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Andy Cohen: "Kooch" A Special Breed

He was a combination of toughness and resolve, smarts and tenacity, passion and grit, in so many ways representing what those great Dolphins' teams of the 1970s were all about.

Former offensive lineman Bob Kuechenberg passed away Saturday morning at the far-too-young age of 71 years old. You just know the man they affectionately called "Kooch" was fighting until his last breath. Truth is, he didn't know any other way.

I'll fondly remember so many things about Kooch. How eloquent he could be off the field. How violent he could be on it. How he never backed down, always forging straight ahead, clawing and fighting and taking so much pride in the craft he spent years refining. How he came here as a relative unknown, a free agent back in 1970 with only a year of semi-pro ball after a successful college career at Notre Dame. How he was Pro Bowl good, selected six times in a career that spanned 14 seasons, all with the Dolphins.

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There's a reason he was one of Don Shula's all-time favorites. They just didn't make them any tougher than Robert John Kuechenberg.  

One game, more than anything else, put his entire career in perspective.

Back in Super Bowl VIII against the Minnesota Vikings, Kuechenberg played with a ten-inch alloy rod in his broken left arm that was wrapped in a plaster cast. Team doctors advised him against playing with it. The risks were too great, the pain too severe, the challenge too daunting.

But Kooch never wavered, suiting up for every playoff game that 1973 season and then facing the ultimate opponent, Minnesota's future Hall of Fame defensive tackle Alan Page, in the Super Bowl. I'm not sure Kooch was ever better than he was that day, broken arm and all. Page was a non-factor in the game and by the time the fourth quarter rolled around, he was so frustrated, so badly beaten by Kooch, that he was ejected after a late hit on Bob Griese.

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Larry Csonka won the MVP of that game, rushing for 145 yards and two touchdowns. But Csonka will tell you even today that the honor should have gone to Kuechenberg. "He's the reason I performed so well," said Csonka.

See, it wasn't as if Kuechenberg had extraordinary talent because he really didn't. He wasn't overly big or fast and never really was the picture of perfect technique. He was instead simply a throwback, a dirt tough player who never stopped coming at you, who used that toughness and guile to overcome whatever skills he might have lacked.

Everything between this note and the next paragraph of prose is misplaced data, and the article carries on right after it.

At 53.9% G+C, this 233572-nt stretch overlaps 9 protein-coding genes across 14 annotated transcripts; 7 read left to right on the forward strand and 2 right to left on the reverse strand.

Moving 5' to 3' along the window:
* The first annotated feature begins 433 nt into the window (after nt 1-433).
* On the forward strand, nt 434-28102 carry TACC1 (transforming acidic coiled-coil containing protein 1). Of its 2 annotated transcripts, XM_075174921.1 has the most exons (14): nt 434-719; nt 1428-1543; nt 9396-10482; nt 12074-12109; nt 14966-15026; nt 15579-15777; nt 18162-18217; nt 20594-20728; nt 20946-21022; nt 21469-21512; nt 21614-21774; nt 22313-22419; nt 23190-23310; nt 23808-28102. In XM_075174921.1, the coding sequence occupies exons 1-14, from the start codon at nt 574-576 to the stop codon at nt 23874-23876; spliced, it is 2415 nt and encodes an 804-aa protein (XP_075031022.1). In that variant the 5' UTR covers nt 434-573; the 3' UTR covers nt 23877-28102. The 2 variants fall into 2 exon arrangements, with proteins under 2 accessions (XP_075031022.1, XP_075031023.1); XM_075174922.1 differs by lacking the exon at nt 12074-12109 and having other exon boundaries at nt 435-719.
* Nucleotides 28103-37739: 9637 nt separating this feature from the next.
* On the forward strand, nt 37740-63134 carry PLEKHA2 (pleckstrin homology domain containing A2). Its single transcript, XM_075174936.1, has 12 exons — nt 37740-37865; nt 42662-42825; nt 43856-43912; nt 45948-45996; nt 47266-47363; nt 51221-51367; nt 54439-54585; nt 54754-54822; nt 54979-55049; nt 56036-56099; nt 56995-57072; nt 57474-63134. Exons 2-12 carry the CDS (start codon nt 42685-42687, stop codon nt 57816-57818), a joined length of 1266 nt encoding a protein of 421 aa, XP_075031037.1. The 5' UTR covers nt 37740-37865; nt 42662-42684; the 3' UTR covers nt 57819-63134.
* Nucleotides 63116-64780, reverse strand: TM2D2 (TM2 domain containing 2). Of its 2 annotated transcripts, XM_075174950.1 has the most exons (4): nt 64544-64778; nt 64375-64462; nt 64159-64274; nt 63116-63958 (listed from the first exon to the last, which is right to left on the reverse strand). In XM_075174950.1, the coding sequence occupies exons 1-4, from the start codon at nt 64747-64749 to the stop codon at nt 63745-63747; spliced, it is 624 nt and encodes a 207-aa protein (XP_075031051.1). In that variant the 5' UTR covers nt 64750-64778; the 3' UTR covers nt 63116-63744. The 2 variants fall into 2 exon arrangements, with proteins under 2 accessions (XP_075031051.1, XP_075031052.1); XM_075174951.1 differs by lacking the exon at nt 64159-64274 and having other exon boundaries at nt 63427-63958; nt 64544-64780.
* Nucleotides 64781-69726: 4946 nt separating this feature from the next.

He was a fighter through and through, the type of guy you always wanted on your side, a winner in so many different ways, as versatile as they come and a player who withstood the test of time, blocking for every quarterback from Griese to Marino.

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I've been fortunate to see a lot of players come and go over my three-plus decades covering this team. But there truthfully was never anyone quite like Kooch. He was a special breed, a unique mixture of high intellect and unyielding ferocity. I mean one minute he's throwing out multi syllable words that leave you scratching your head and searching for a dictionary and the next minute you see that unrelenting stare and a level of aggressiveness that was simply off the charts.

"Don't try to figure out Kooch," Don Shula once told me. "When they made him, they threw away the mold."

It's unfortunate that Kuechenberg never received the ultimate honor, selection into the Pro Football Hall of Fame. He was a finalist for eight consecutive years (2002-09) in the modern day category. You look at some of the other linemen who have made it, and the resume they compiled, and it's hard to understand why Kuechenberg didn't join them.

Photo gallery: remembering Bob Kuechenberg.

Maybe he wasn't a big enough name. Maybe with Larry Little and Jim Langer already representing that Super Bowl winning offensive line in the Hall of Fame there just wasn't room for a third. Maybe history simply didn't properly portray what he meant to those teams and this organization, how he dominated Alan Page in that Super Bowl and how he maintained a remarkable level of consistency throughout his entire 14-year career.

Perhaps there will someday be a spot for Kuechenberg in Canton, Ohio through the selection of the veterans committee. We can only hope. For now, though, we mourn the loss of one of the great icons of this franchise, a player so crucial to those back-to-back Super Bowl winning teams, a man so relentless in his passion and determined in his mindset.

Thanks, Kooch. We may never again see a player quite like you.

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